offset = i * ROW_WIDTH + startOffset;

    You can simplify this to:

    offset = 0 * ROW_WIDTH + startOffset;
    for (i=0;i<n;i++) {
        offset += ROW_WIDTH;

    Using this technique, I simplified your main loop to this:

    for(j = 0; j < src_height; j++) {
        ddword dest_offset = src_pixels + j * rowsize;
        float  deltaY = j - midY;
        float  deltaX = 0 - midX;
        float  x = midX + deltaX * cos_angle + deltaY * sin_angle;
        float  y = midY - deltaX * sin_angle + deltaY * cos_angle;
        for(i = 0; i < src_width; i++) {
            dword rotX = x;
            dword rotY = y;
            if(rotX >= 0 && rotX < src_width && rotY >= 0 && rotY < src_height)
                ddword src_offset = src_pixels + rotY * rowsize + rotX * single;
                memcpy(&dest[dest_offset], &bitmap[src_offset], sizeof(pixel));
            x += cos_angle;
            y -= sin_angle;
            dest_offset += single;

    Notice how the inner loop has replaced three complicated expressions with three simple additions. This change resulted in a 140% speedup (it was 2.4x faster)!

  3. Memcpy isn't so great for only 3 bytes. I replaced your call to memcpy with some inlined code:

        // Old code:
        // memcpy(&dest[dest_offset], &bitmap[src_offset], sizeof(pixel));
        // New code:
        dest[dest_offset+0] = bitmap[src_offset+0];
        dest[dest_offset+1] = bitmap[src_offset+1];
        dest[dest_offset+2] = bitmap[src_offset+2];

    This resulted in a 9% speedup.

  • \$\begingroup\$ Thanks.. It truly increased FPS! Using your simplified loop the image being rotated is getting top/bottom cropped in some angles and I need to try understanding why. \$\endgroup\$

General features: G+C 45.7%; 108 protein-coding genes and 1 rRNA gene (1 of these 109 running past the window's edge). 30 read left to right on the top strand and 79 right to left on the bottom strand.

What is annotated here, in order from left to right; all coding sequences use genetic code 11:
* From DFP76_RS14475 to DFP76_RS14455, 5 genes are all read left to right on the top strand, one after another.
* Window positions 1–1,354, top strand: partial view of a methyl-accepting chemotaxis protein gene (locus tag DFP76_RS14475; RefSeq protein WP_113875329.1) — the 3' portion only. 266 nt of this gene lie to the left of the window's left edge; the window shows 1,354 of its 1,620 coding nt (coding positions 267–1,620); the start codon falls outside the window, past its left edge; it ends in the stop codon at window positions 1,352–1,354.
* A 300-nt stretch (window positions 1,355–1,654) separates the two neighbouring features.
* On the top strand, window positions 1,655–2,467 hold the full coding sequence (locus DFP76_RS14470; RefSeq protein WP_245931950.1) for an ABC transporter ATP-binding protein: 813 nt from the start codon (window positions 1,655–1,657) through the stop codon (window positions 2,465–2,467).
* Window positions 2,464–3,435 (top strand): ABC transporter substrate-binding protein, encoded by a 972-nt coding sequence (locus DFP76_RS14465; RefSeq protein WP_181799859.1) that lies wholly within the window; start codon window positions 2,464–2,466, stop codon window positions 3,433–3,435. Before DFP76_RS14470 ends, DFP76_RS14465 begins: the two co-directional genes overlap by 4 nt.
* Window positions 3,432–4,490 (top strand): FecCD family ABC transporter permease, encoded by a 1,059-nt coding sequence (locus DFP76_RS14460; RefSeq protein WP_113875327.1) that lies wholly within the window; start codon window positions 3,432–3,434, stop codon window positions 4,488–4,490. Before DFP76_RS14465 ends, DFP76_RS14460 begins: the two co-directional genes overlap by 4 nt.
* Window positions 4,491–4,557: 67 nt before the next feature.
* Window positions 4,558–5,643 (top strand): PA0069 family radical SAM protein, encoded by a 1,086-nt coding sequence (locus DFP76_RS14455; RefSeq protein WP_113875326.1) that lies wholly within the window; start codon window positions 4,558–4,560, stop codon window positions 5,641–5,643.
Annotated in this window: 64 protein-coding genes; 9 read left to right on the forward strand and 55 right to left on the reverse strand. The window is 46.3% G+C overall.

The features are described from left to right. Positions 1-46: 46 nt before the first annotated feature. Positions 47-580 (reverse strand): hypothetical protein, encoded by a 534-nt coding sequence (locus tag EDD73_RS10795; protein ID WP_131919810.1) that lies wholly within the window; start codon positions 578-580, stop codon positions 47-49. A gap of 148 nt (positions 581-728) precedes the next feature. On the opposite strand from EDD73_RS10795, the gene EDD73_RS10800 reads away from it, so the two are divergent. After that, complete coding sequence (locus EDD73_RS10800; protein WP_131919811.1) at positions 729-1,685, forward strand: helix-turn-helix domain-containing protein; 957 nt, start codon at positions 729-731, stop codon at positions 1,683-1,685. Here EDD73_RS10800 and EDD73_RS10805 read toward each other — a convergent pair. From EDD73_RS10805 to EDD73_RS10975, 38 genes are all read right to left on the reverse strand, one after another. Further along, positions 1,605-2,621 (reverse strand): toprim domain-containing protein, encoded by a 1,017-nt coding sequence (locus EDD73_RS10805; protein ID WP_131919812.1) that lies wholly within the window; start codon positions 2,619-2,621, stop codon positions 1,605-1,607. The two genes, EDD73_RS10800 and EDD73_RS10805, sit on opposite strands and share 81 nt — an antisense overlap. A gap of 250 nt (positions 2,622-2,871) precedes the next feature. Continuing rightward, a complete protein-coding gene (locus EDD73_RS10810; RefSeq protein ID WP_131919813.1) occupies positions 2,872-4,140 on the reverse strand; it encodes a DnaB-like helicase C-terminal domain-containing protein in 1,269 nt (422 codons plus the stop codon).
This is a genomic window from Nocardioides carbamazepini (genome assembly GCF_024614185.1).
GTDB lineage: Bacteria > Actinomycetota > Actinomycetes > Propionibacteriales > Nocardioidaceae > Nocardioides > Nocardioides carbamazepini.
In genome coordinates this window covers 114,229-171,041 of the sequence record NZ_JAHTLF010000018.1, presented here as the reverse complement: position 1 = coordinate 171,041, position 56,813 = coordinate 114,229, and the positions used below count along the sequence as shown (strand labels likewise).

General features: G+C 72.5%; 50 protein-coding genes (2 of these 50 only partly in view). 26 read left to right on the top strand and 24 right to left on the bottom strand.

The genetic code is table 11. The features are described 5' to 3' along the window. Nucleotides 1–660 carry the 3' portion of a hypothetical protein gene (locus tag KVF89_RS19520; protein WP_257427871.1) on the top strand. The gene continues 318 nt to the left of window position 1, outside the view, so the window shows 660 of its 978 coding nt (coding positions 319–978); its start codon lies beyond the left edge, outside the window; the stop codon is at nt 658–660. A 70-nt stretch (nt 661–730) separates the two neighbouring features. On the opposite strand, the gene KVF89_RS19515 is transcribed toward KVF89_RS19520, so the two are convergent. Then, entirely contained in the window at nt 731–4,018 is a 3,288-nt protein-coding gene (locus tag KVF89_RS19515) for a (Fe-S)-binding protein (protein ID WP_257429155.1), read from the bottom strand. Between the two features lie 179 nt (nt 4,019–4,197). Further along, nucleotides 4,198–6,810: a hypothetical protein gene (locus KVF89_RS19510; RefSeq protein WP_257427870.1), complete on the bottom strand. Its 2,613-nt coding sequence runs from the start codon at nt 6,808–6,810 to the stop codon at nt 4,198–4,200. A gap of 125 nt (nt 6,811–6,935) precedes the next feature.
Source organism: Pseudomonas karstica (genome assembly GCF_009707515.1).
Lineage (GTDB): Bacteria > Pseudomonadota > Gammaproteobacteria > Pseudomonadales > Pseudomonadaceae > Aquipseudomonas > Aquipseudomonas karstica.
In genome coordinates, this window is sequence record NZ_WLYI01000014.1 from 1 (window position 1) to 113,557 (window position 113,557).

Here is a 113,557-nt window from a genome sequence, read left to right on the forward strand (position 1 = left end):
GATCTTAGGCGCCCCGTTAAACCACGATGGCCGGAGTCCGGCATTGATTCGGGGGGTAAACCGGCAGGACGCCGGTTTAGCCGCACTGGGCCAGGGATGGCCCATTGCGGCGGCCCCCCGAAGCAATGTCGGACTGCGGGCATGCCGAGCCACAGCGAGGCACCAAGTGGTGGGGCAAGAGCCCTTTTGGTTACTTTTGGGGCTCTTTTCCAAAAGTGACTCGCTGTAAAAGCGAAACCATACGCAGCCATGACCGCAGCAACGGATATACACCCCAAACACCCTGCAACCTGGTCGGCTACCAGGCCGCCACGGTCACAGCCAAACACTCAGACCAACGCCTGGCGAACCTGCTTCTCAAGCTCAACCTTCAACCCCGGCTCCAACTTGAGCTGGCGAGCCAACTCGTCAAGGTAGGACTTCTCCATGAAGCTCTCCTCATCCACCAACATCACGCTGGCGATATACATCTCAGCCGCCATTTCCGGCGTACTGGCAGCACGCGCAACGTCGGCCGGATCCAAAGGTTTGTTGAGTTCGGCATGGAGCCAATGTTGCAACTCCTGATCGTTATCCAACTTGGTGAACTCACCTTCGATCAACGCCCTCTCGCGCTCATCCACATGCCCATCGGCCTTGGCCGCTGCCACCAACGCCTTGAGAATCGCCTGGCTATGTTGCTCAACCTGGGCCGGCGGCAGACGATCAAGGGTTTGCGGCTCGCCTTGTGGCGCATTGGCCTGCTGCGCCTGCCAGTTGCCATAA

– Edenia
    Apr 10, 2015 at 20:54
  • \$\begingroup\$ Fixed. Your review is more than perfect. \$\endgroup\$
    – Edenia
    Apr 10, 2015 at 20:59
  • \$\begingroup\$ @Edenia I'm not sure about the cropping but I noticed that the conversion of rotX and rotY are being done by rounding down always. You could round to nearest by adding + 0.5f to where x and y are initialized. Like this: float x = midX + deltaX * cos_angle + deltaY * sin_angle + 0.5f;. I'm not sure if that will help anything though. \$\endgroup\$
    – JS1
    Apr 10, 2015 at 21:05
  • \$\begingroup\$ No I fixed it. It was nothing. Also yes I also encountered the near rounding problem. Also it may be a bit strange but memcpy works faster for me for my c89. \$\endgroup\$
    – Edenia
    Apr 10, 2015 at 21:12
  • \$\begingroup\$ By the way did you also spotted that by rotating, the source image is copied in slightly different locations I am not sure if fixing this will be easy, because I mostly understand the ways invented by me. Also clueless. \$\endgroup\$
    – Edenia
    Apr 10, 2015 at 21:20

You chose to iterate source pixels. This is a standard mistake leading to loss of quality. The problem is twofold: some source pixel may land on the same destination pixel, and some destination pixels may have no preimage.

Instead you need to iterate over destination pixels. Find the preimage (floating point), and interpolate the known pixels around it.

  • \$\begingroup\$ It will be a bit hard to set up code working with iteration through destination pixels. This will also change dimensions and I have bigger problems atm though, so I can't say a thing. \$\endgroup\$
    – Edenia
    Apr 11, 2015 at 6:23
  • \$\begingroup\$ Actually it is iterating destination pixels, read it again. \$\endgroup\$
    – JS1
    Apr 11, 2015 at 6:55
  • \$\begingroup\$ I read but I don't trust my eyes.. .. and I don't know what you mean, I don't understand a word you said. \$\endgroup\$
    – Edenia
    Apr 12, 2015 at 4:57